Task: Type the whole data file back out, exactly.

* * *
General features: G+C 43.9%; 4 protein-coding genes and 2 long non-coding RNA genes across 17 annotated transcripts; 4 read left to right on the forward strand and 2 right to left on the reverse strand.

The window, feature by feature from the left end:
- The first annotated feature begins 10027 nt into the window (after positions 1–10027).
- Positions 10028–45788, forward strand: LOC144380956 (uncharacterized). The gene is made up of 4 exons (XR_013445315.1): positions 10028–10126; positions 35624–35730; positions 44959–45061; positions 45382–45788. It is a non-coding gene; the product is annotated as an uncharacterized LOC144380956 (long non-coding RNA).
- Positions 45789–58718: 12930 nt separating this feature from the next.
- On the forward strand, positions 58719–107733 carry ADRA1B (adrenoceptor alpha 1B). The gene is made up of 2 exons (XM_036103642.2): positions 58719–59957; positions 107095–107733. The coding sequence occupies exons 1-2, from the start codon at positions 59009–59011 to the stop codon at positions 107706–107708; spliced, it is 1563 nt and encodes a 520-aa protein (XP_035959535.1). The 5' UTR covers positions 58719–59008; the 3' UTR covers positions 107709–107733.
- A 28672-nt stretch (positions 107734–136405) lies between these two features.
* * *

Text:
General features: G+C 43.9%; 4 protein-coding genes and 2 long non-coding RNA genes across 17 annotated transcripts; 4 read left to right on the forward strand and 2 right to left on the reverse strand.

The window, feature by feature from the left end:
- The first annotated feature begins 10027 nt into the window (after positions 1–10027).
- Positions 10028–45788, forward strand: LOC144380956 (uncharacterized). The gene is made up of 4 exons (XR_013445315.1): positions 10028–10126; positions 35624–35730; positions 44959–45061; positions 45382–45788. It is a non-coding gene; the product is annotated as an uncharacterized LOC144380956 (long non-coding RNA).
- Positions 45789–58718: 12930 nt separating this feature from the next.
- On the forward strand, positions 58719–107733 carry ADRA1B (adrenoceptor alpha 1B). The gene is made up of 2 exons (XM_036103642.2): positions 58719–59957; positions 107095–107733. The coding sequence occupies exons 1-2, from the start codon at positions 59009–59011 to the stop codon at positions 107706–107708; spliced, it is 1563 nt and encodes a 520-aa protein (XP_035959535.1). The 5' UTR covers positions 58719–59008; the 3' UTR covers positions 107709–107733.
- A 28672-nt stretch (positions 107734–136405) lies between these two features.